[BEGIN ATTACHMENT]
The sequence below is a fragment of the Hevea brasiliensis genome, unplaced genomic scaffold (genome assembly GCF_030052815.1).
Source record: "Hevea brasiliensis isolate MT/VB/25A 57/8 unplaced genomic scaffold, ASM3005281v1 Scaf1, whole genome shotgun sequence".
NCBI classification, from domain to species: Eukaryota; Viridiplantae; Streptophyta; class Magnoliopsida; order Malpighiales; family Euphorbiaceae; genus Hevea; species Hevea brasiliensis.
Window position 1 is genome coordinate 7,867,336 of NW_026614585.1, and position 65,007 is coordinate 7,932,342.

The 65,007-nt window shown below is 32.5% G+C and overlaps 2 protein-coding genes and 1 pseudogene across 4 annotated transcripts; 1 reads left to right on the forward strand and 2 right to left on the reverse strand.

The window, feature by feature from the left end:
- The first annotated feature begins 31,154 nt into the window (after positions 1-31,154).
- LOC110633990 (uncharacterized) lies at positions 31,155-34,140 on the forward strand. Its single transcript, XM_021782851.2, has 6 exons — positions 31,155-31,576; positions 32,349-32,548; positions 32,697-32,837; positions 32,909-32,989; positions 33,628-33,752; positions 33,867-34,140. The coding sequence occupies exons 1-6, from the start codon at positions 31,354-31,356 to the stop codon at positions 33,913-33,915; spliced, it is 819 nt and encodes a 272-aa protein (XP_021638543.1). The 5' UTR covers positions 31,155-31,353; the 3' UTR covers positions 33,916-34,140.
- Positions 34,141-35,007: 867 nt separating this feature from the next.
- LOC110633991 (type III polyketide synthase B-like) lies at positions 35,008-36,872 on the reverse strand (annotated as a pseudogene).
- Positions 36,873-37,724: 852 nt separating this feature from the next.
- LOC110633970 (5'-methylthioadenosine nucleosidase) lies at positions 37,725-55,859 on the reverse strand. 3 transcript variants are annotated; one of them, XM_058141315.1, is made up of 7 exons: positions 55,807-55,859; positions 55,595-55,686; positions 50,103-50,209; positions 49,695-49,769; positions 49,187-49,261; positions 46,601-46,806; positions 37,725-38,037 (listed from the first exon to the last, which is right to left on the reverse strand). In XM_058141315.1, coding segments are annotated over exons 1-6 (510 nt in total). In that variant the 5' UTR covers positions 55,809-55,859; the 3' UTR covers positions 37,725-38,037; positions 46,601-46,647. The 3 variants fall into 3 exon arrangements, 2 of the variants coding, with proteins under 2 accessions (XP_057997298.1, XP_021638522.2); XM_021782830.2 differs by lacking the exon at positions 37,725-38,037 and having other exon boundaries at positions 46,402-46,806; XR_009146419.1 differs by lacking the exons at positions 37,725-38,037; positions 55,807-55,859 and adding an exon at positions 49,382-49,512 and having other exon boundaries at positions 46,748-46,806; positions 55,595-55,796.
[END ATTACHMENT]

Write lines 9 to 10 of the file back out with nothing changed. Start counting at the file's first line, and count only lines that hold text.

- Positions 34,141-35,007: 867 nt separating this feature from the next.
- LOC110633991 (type III polyketide synthase B-like) lies at positions 35,008-36,872 on the reverse strand (annotated as a pseudogene).